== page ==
USATODAY - Tech Top Stories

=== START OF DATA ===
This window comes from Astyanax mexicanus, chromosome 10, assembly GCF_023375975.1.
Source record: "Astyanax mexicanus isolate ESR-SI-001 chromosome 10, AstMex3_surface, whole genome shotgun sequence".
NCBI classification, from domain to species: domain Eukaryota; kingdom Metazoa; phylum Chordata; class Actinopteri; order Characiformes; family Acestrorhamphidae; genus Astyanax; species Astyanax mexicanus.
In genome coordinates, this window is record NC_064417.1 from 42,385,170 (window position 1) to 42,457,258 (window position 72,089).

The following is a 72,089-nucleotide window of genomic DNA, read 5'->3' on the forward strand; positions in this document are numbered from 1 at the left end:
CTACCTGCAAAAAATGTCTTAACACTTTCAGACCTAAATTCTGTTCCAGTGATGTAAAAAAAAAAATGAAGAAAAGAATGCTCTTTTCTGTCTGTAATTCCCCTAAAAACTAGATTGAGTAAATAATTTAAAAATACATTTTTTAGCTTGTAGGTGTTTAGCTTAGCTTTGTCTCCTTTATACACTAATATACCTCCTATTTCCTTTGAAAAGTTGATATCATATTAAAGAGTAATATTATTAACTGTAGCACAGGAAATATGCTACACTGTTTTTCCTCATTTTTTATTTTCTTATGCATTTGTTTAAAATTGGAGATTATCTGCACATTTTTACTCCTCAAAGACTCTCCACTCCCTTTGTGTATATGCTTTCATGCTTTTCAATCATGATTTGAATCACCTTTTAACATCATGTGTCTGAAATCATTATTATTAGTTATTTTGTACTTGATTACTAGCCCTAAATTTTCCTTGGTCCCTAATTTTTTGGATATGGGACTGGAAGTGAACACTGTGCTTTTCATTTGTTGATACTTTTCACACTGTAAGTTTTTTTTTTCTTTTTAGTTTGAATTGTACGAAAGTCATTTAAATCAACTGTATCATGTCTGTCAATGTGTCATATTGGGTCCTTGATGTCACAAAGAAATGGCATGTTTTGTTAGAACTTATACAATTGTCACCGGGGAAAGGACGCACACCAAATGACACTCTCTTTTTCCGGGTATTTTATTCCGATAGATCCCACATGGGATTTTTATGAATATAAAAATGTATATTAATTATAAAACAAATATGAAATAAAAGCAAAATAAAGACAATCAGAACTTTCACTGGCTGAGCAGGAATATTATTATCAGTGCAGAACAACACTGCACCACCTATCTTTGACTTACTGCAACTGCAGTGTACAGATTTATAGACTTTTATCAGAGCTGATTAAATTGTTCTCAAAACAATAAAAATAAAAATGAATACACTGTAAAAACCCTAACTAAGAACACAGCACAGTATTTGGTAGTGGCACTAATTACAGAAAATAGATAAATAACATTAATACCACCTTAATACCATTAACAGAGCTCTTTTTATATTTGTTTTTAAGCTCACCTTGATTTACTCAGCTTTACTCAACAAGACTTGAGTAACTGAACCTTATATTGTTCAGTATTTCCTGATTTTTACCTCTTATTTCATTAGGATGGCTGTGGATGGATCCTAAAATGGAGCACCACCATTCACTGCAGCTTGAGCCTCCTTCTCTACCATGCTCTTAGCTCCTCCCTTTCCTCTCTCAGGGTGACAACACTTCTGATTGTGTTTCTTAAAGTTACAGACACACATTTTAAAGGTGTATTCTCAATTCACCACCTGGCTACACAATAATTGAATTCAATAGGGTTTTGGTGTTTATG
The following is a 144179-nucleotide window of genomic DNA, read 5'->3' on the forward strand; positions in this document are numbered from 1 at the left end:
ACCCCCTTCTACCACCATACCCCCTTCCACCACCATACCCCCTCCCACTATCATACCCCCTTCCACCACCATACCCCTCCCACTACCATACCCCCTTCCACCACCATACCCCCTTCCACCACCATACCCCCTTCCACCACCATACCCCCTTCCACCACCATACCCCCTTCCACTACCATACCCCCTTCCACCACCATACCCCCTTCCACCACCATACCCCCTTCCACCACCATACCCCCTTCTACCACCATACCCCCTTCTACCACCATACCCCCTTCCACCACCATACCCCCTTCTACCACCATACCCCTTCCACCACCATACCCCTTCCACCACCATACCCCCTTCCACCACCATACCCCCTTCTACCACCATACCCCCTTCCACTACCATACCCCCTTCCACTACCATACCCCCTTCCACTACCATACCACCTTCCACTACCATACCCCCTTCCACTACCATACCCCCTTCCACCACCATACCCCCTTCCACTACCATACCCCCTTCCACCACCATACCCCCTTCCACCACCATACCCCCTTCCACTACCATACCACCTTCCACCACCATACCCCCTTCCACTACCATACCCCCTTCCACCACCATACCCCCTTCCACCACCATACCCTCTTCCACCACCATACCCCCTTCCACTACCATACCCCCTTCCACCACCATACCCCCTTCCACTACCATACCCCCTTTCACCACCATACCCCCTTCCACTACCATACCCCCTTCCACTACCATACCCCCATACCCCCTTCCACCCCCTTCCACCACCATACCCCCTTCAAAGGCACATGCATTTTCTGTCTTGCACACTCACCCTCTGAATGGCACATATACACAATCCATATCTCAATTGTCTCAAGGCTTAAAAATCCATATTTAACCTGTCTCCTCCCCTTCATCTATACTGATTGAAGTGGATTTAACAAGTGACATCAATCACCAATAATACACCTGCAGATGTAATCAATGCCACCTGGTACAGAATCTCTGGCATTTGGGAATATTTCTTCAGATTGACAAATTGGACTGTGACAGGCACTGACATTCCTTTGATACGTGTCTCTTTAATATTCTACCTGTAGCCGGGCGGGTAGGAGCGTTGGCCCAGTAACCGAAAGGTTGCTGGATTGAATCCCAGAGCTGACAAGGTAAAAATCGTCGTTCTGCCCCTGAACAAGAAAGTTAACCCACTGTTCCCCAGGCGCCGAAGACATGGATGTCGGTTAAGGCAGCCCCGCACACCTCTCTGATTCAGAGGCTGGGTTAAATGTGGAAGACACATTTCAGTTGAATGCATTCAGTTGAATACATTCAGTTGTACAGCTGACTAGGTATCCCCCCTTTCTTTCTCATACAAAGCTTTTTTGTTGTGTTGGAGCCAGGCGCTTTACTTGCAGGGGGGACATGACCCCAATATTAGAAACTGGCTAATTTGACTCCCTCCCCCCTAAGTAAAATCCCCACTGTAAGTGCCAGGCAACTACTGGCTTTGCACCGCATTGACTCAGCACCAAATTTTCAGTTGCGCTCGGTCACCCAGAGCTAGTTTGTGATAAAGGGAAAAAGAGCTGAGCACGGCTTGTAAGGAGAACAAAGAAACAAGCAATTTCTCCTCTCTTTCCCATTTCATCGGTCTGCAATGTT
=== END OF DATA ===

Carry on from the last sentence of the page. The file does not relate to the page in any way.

Apple is filing lawsuits in response to several reports of fake Apple products. A customer holds an Apple Lightning to 3.5 mm headphone jack adapter for his iPhone 7 Plus smartphone at the Apple Store on Michigan Avenue in Chicago. A three-story brick building in a low-crime Brooklyn neighborhood in New York City was the first U.S. stop on an international route used to ship thousands of potentially dangerous counterfeit Apple electronics to America's consumer market. The knockoff power adapters and chargers, which Apple says could cause electrical shocks, allegedly traveled from a manufacturer in Hong Kong to Amazon.com, with stopping points at the Brooklyn location and New Jersey electronics companies. U.S. investigators said they have seized multiple imports of suspected counterfeits that had been routed to the Brooklyn location.